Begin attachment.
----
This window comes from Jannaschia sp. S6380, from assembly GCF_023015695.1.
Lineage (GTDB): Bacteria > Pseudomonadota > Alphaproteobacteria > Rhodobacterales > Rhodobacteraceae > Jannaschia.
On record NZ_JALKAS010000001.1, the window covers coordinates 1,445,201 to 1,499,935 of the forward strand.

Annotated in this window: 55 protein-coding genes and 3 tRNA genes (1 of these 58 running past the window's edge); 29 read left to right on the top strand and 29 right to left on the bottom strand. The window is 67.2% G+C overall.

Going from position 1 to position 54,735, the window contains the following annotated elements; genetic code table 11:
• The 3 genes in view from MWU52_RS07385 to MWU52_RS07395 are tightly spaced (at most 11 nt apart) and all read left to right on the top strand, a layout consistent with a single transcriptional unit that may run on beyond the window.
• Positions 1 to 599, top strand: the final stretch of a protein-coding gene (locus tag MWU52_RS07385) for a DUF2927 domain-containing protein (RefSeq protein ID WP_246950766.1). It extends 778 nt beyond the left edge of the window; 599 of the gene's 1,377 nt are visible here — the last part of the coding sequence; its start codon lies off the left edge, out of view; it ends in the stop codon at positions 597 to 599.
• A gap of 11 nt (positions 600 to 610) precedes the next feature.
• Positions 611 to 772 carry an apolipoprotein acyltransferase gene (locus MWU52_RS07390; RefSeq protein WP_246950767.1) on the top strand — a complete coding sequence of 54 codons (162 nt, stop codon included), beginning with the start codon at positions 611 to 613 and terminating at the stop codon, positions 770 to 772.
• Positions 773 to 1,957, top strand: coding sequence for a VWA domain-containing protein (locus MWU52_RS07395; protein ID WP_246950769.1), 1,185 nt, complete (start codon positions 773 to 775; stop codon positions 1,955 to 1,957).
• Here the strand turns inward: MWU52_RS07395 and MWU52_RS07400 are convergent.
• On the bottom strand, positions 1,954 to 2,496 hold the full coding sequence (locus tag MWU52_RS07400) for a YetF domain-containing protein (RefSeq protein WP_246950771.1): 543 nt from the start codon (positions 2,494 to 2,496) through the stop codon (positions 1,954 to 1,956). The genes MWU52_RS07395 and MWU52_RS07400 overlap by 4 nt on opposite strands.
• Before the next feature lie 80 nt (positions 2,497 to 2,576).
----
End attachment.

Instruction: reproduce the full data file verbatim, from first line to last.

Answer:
This window comes from Jannaschia sp. S6380, from assembly GCF_023015695.1.
Lineage (GTDB): Bacteria > Pseudomonadota > Alphaproteobacteria > Rhodobacterales > Rhodobacteraceae > Jannaschia.
On record NZ_JALKAS010000001.1, the window covers coordinates 1,445,201 to 1,499,935 of the forward strand.

Annotated in this window: 55 protein-coding genes and 3 tRNA genes (1 of these 58 running past the window's edge); 29 read left to right on the top strand and 29 right to left on the bottom strand. The window is 67.2% G+C overall.

Going from position 1 to position 54,735, the window contains the following annotated elements; genetic code table 11:
• The 3 genes in view from MWU52_RS07385 to MWU52_RS07395 are tightly spaced (at most 11 nt apart) and all read left to right on the top strand, a layout consistent with a single transcriptional unit that may run on beyond the window.
• Positions 1 to 599, top strand: the final stretch of a protein-coding gene (locus tag MWU52_RS07385) for a DUF2927 domain-containing protein (RefSeq protein ID WP_246950766.1). It extends 778 nt beyond the left edge of the window; 599 of the gene's 1,377 nt are visible here — the last part of the coding sequence; its start codon lies off the left edge, out of view; it ends in the stop codon at positions 597 to 599.
• A gap of 11 nt (positions 600 to 610) precedes the next feature.
• Positions 611 to 772 carry an apolipoprotein acyltransferase gene (locus MWU52_RS07390; RefSeq protein WP_246950767.1) on the top strand — a complete coding sequence of 54 codons (162 nt, stop codon included), beginning with the start codon at positions 611 to 613 and terminating at the stop codon, positions 770 to 772.
• Positions 773 to 1,957, top strand: coding sequence for a VWA domain-containing protein (locus MWU52_RS07395; protein ID WP_246950769.1), 1,185 nt, complete (start codon positions 773 to 775; stop codon positions 1,955 to 1,957).
• Here the strand turns inward: MWU52_RS07395 and MWU52_RS07400 are convergent.
• On the bottom strand, positions 1,954 to 2,496 hold the full coding sequence (locus tag MWU52_RS07400) for a YetF domain-containing protein (RefSeq protein WP_246950771.1): 543 nt from the start codon (positions 2,494 to 2,496) through the stop codon (positions 1,954 to 1,956). The genes MWU52_RS07395 and MWU52_RS07400 overlap by 4 nt on opposite strands.
• Before the next feature lie 80 nt (positions 2,497 to 2,576).